by Bernice L. McFadden
Plume (January 2000)
Source: Received from author (thanks, Bernice!)
Summary in a Sentence:
Pearl Taylor, a church-going wife and mother in 1950s Bigelow, Arkansas, and her new neighbor Sugar, a young prostitute, form an unlikely friendship that changes their lives and the lives of everyone in their small community.
I first heard of Sugar when I read Mel's review over at Gerbera Daisy Diaries. I knew this was a book I wanted to read, and soon. Coincidentally, Ms. McFadden emailed me about 2 weeks later asking if she could send me a copy of her book. I responded with an emphatic 'yes'! Most books don't usually make me cry or elicit an extremely strong response within me, but this one most definitely did both.
The mood of the book is set immediately as it opens with the horrific murder of Jude Taylor. This murder becomes an integral part of the storyline concerning Sugar and Jude's mother, Pearl Taylor. Sugar and Pearl are probably a most unlikely pair of friends- Sugar is a rough and tumble, brash and in-your-face young woman who sells her body, where Pearl is a complacent, obedient, docile housewife who has been quietly nursing her grief over her daughter's death for well over a decade.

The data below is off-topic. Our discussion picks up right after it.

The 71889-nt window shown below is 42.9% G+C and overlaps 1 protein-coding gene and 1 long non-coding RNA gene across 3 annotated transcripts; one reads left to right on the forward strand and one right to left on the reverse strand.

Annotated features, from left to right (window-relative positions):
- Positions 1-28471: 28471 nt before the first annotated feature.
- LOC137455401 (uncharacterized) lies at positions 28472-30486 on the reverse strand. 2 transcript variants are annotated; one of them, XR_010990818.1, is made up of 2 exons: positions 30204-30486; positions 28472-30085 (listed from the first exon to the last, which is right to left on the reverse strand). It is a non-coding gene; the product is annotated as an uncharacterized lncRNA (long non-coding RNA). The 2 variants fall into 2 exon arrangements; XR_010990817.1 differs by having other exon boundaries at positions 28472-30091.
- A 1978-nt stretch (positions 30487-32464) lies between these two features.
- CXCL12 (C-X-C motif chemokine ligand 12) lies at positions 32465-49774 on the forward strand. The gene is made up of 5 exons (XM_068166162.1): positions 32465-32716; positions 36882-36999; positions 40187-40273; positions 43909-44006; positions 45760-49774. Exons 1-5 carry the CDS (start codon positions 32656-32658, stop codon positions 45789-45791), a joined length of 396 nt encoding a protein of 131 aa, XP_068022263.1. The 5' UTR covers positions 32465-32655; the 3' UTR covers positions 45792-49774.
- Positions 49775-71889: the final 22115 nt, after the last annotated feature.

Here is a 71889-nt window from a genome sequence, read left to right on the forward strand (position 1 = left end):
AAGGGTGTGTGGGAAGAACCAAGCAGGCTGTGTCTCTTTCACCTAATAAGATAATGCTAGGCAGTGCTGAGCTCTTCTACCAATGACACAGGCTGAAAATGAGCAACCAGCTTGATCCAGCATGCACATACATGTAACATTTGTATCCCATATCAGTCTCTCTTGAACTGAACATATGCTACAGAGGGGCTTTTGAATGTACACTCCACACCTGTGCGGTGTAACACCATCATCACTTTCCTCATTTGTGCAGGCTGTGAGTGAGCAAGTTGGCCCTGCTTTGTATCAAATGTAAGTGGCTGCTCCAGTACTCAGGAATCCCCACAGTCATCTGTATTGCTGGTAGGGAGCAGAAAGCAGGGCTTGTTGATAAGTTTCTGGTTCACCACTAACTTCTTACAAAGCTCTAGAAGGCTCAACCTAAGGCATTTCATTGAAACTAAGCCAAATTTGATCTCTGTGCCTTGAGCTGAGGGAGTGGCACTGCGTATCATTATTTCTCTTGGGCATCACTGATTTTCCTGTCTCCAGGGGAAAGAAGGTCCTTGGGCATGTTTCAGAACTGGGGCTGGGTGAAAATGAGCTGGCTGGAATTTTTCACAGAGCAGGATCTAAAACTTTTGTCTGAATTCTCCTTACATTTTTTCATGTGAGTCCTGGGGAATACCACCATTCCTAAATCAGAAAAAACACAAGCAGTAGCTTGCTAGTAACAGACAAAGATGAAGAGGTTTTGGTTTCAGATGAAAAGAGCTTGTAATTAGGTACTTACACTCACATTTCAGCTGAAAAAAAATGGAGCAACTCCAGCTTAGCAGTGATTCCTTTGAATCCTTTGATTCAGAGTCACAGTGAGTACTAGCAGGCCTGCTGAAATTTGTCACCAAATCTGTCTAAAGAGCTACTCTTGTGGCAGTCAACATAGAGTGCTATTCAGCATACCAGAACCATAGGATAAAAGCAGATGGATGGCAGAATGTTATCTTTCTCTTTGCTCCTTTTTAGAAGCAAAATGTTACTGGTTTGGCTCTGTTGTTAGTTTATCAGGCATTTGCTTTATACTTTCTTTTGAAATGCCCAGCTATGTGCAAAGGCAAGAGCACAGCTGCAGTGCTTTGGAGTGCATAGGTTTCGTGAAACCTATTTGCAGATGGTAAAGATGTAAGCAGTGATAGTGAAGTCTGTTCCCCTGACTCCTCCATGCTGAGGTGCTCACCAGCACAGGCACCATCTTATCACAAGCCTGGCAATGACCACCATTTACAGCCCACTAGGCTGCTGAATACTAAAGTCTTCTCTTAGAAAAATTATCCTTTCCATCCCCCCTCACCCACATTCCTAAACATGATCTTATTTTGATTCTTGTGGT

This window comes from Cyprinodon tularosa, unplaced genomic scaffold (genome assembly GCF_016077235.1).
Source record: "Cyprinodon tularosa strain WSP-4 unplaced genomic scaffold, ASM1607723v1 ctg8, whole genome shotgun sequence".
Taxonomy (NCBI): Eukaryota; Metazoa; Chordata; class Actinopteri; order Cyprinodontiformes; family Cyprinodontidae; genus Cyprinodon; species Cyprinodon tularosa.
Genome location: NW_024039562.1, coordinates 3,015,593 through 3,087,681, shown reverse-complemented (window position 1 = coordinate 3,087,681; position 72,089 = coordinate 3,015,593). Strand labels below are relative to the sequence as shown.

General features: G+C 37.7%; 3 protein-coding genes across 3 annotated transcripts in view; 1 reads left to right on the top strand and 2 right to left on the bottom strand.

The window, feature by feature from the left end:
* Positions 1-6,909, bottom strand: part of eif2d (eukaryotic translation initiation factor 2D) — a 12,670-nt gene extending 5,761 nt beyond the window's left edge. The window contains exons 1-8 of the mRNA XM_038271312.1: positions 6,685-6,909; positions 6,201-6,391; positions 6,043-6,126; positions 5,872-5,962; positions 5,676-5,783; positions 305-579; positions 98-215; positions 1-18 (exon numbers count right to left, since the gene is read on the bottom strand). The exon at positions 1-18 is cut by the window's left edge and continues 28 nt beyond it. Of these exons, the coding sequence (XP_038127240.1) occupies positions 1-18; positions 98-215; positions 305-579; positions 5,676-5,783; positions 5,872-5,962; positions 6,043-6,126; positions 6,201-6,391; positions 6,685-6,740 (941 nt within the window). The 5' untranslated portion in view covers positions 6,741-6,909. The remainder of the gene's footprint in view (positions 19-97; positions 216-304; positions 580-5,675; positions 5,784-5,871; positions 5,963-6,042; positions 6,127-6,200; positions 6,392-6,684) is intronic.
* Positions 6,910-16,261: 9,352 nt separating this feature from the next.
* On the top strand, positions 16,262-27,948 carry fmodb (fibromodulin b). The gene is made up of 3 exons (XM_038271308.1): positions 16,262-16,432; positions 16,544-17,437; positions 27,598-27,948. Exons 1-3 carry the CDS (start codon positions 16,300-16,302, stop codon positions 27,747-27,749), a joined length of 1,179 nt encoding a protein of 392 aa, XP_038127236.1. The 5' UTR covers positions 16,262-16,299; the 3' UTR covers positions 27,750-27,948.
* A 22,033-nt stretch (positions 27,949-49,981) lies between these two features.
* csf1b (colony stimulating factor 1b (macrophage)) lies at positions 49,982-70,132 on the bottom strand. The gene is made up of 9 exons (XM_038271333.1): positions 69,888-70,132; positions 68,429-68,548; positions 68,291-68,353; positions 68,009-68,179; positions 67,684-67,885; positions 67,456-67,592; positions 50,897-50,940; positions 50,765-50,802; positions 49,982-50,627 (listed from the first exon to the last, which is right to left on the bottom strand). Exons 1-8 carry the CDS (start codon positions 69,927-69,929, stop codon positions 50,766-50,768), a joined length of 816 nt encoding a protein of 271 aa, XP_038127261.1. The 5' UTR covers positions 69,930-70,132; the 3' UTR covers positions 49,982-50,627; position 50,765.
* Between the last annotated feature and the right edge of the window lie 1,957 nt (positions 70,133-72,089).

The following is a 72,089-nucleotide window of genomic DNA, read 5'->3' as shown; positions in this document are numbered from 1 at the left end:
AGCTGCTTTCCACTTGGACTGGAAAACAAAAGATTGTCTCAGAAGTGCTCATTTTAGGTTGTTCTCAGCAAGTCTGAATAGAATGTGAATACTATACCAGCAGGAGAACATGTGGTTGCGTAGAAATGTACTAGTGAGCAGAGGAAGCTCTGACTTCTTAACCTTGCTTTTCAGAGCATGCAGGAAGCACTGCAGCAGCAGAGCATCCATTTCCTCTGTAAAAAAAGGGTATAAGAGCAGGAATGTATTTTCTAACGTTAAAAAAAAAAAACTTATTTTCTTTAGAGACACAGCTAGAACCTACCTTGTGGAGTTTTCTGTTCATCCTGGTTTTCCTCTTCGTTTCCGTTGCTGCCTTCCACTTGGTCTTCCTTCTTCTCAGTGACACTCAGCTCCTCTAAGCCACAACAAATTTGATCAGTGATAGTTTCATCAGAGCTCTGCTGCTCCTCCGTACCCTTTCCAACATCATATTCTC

"Knowing each other's past helped both Pearl and Sugar. Secret pains, now told, bonded the women together tighter than anything else in this world."Despite their differences, Pearl and Sugar develop a familial bond in which they confide in one another, much to the chagrin of Pearl's fellow church friends.Inevitably, small-town gossip ensues.
Sugar is a gritty story, full of crime, murder, sex, and secrets. Despite its sometimes graphic content, do not be put off. There is a dignity and grace in the writing that to me is reminiscent of Morrison and Hurston. McFadden has captured the feel of the 1950s Deep South and the people that inhabited it.
~ I read this book for the Women Unbound Challenge and the What's In A Name Challenge~
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